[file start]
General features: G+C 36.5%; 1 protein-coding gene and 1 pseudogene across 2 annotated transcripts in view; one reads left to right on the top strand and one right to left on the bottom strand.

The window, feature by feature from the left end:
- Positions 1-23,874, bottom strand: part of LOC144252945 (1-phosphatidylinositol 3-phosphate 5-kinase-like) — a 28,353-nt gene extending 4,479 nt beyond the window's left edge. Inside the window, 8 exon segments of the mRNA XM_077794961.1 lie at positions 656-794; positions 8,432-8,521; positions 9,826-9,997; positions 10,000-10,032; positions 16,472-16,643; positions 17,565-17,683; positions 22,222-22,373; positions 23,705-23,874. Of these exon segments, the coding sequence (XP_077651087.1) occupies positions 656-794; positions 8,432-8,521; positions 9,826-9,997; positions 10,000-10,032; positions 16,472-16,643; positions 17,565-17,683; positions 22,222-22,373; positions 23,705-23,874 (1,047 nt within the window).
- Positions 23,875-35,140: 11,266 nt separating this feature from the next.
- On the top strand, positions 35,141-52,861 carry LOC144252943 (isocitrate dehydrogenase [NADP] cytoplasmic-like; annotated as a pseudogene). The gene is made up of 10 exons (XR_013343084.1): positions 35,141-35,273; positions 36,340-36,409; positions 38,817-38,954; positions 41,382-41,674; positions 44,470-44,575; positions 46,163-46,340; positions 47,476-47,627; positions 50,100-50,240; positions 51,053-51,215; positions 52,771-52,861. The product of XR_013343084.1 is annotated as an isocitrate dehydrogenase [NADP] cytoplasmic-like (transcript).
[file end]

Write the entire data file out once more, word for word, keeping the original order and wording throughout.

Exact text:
General features: G+C 36.5%; 1 protein-coding gene and 1 pseudogene across 2 annotated transcripts in view; one reads left to right on the top strand and one right to left on the bottom strand.

The window, feature by feature from the left end:
- Positions 1-23,874, bottom strand: part of LOC144252945 (1-phosphatidylinositol 3-phosphate 5-kinase-like) — a 28,353-nt gene extending 4,479 nt beyond the window's left edge. Inside the window, 8 exon segments of the mRNA XM_077794961.1 lie at positions 656-794; positions 8,432-8,521; positions 9,826-9,997; positions 10,000-10,032; positions 16,472-16,643; positions 17,565-17,683; positions 22,222-22,373; positions 23,705-23,874. Of these exon segments, the coding sequence (XP_077651087.1) occupies positions 656-794; positions 8,432-8,521; positions 9,826-9,997; positions 10,000-10,032; positions 16,472-16,643; positions 17,565-17,683; positions 22,222-22,373; positions 23,705-23,874 (1,047 nt within the window).
- Positions 23,875-35,140: 11,266 nt separating this feature from the next.
- On the top strand, positions 35,141-52,861 carry LOC144252943 (isocitrate dehydrogenase [NADP] cytoplasmic-like; annotated as a pseudogene). The gene is made up of 10 exons (XR_013343084.1): positions 35,141-35,273; positions 36,340-36,409; positions 38,817-38,954; positions 41,382-41,674; positions 44,470-44,575; positions 46,163-46,340; positions 47,476-47,627; positions 50,100-50,240; positions 51,053-51,215; positions 52,771-52,861. The product of XR_013343084.1 is annotated as an isocitrate dehydrogenase [NADP] cytoplasmic-like (transcript).